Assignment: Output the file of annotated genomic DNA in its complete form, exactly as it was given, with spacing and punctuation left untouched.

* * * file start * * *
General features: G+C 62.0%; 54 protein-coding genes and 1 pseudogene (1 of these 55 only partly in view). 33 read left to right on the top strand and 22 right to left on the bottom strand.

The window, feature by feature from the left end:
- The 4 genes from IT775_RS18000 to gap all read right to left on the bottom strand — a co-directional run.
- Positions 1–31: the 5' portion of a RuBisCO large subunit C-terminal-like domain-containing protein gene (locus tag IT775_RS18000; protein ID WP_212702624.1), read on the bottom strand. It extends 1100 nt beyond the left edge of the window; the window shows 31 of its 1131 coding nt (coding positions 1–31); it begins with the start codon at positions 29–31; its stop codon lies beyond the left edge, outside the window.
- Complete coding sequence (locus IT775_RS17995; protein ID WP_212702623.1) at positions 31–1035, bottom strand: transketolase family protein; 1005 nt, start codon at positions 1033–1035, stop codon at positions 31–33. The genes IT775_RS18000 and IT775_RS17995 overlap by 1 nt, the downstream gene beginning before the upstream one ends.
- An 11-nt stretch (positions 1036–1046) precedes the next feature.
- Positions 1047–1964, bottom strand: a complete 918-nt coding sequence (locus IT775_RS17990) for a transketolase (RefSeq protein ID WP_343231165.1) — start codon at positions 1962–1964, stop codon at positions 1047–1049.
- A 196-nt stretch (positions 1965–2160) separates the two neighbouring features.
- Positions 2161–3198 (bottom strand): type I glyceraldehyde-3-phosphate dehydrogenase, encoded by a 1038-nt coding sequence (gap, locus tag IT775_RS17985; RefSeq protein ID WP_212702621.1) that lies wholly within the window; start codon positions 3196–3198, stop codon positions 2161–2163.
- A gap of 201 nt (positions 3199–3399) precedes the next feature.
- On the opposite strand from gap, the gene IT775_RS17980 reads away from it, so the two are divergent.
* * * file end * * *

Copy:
General features: G+C 62.0%; 54 protein-coding genes and 1 pseudogene (1 of these 55 only partly in view). 33 read left to right on the top strand and 22 right to left on the bottom strand.

The window, feature by feature from the left end:
- The 4 genes from IT775_RS18000 to gap all read right to left on the bottom strand — a co-directional run.
- Positions 1–31: the 5' portion of a RuBisCO large subunit C-terminal-like domain-containing protein gene (locus tag IT775_RS18000; protein ID WP_212702624.1), read on the bottom strand. It extends 1100 nt beyond the left edge of the window; the window shows 31 of its 1131 coding nt (coding positions 1–31); it begins with the start codon at positions 29–31; its stop codon lies beyond the left edge, outside the window.
- Complete coding sequence (locus IT775_RS17995; protein ID WP_212702623.1) at positions 31–1035, bottom strand: transketolase family protein; 1005 nt, start codon at positions 1033–1035, stop codon at positions 31–33. The genes IT775_RS18000 and IT775_RS17995 overlap by 1 nt, the downstream gene beginning before the upstream one ends.
- An 11-nt stretch (positions 1036–1046) precedes the next feature.
- Positions 1047–1964, bottom strand: a complete 918-nt coding sequence (locus IT775_RS17990) for a transketolase (RefSeq protein ID WP_343231165.1) — start codon at positions 1962–1964, stop codon at positions 1047–1049.
- A 196-nt stretch (positions 1965–2160) separates the two neighbouring features.
- Positions 2161–3198 (bottom strand): type I glyceraldehyde-3-phosphate dehydrogenase, encoded by a 1038-nt coding sequence (gap, locus tag IT775_RS17985; RefSeq protein ID WP_212702621.1) that lies wholly within the window; start codon positions 3196–3198, stop codon positions 2161–2163.
- A gap of 201 nt (positions 3199–3399) precedes the next feature.
- On the opposite strand from gap, the gene IT775_RS17980 reads away from it, so the two are divergent.